Three-time world champion Freddie Spencer has been flirting with an autobiography for more than a decade; it’s known he has worked with several industry authors at different points developing ideas and story lines.
During his racing career Spencer was guarded and very private but a few years of being ground to bits on a Yamaha left him humbled and maybe a little more apt to talk about the good days, and the struggles.
Perhaps the many questions surrounding Spencer’s career will be answered with his upcoming autobiography “Feel”.
The book is being published by Penguin and will be available in the UK next month.
The publisher describes the book this way:
Feel is the story of how a small-time boy from humble beginnings in Louisiana rose to the pantheon of greats, to win the 500cc and 250cc GP Championship in the same year – an historic achievement over three decades ago which has never been repeated.
Growing up at the time of the assassination of Malcolm X and Martin Luther King, Freddie judged by feel, not by colour. Blind to prejudice and discrimination, he formed dynamic connections with people and events, but only years later during his racing afterlife could Freddie come to understand the true power of the things he learned.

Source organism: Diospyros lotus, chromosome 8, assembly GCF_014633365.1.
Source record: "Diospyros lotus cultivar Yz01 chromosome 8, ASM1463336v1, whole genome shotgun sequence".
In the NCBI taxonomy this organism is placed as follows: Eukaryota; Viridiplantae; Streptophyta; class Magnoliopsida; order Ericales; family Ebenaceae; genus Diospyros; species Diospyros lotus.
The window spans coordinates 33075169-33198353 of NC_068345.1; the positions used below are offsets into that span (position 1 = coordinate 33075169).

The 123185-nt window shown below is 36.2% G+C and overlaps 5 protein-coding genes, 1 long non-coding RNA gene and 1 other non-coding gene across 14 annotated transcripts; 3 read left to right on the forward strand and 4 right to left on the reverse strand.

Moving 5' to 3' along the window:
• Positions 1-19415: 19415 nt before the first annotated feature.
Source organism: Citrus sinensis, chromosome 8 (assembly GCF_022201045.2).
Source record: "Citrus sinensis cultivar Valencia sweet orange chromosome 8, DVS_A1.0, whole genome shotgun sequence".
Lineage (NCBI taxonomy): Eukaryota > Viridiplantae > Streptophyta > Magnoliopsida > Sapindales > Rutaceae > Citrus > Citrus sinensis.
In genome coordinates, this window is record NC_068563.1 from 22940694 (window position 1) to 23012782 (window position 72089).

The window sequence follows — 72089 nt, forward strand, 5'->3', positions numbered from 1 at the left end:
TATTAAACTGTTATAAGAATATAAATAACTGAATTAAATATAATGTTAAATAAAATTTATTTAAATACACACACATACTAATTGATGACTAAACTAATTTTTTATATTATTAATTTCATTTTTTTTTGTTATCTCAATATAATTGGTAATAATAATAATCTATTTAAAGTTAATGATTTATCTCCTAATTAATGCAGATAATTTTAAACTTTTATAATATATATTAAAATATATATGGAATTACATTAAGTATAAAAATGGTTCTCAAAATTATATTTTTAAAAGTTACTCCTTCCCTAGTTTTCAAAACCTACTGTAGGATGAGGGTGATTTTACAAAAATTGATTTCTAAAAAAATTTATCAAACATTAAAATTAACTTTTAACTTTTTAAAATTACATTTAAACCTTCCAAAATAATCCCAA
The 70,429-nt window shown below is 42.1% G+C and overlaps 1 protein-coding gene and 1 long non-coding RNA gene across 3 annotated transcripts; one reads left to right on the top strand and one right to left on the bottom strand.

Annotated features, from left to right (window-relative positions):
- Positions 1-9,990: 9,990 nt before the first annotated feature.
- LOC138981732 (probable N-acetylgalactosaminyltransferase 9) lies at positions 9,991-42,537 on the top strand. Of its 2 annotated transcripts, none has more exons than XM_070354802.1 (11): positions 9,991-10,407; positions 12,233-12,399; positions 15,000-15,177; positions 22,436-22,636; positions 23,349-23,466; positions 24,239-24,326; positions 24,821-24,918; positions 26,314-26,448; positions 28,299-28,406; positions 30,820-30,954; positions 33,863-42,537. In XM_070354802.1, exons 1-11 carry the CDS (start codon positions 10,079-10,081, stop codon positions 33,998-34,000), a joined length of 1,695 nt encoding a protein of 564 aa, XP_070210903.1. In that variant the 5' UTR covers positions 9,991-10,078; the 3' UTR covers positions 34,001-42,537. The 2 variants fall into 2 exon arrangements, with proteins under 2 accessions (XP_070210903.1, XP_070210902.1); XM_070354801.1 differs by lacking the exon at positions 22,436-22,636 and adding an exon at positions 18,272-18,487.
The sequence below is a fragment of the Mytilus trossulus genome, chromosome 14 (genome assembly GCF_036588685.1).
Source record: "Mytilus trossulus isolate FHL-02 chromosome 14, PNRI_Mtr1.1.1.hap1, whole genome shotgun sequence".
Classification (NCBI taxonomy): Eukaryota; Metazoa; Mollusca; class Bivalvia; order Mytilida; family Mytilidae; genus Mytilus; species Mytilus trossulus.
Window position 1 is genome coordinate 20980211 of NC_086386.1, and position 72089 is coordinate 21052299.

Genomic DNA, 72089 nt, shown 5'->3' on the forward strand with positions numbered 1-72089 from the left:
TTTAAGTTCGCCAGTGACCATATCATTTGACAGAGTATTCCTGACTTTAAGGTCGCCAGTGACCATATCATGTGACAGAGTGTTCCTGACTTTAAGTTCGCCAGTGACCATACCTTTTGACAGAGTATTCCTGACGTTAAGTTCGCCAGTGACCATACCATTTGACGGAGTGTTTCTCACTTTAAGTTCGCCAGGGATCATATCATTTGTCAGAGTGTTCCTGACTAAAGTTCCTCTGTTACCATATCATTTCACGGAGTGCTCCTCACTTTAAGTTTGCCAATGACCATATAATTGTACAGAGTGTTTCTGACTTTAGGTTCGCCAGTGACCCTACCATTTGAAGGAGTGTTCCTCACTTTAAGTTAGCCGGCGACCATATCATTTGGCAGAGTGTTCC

Spencer is an articulate and compassionate guide as he describes the thrill and horror of racing in an era when death was a perennial threat. He recalls in pin-sharp detail the frenetic high-octane racing duels with the ‘King’ Kenny Roberts, but also describes a parallel internal journey as he struggled to make sense of it all.
Driven by a search for the personal fulfilment that comes through finding your purpose, Freddie’s story is a universal one. In its message of hope, Feel transcends its genre to offer a story for everyone. Part thriller, part philosophical self-exploration, it is a remarkably insightful account of what it is like to have it all, but wonder why.
“For the first time I will talk about the traumas of my childhood, the contrast between the leaf fire burns, the mistrust and discomfort and the peace and purpose I felt when riding my bike. I didn’t tell my parents about something that happened to me. Why? I felt ashamed, but when I rode I felt connected to everything and the pain in my hand and heart would go away. It gave me the feeling of hope”.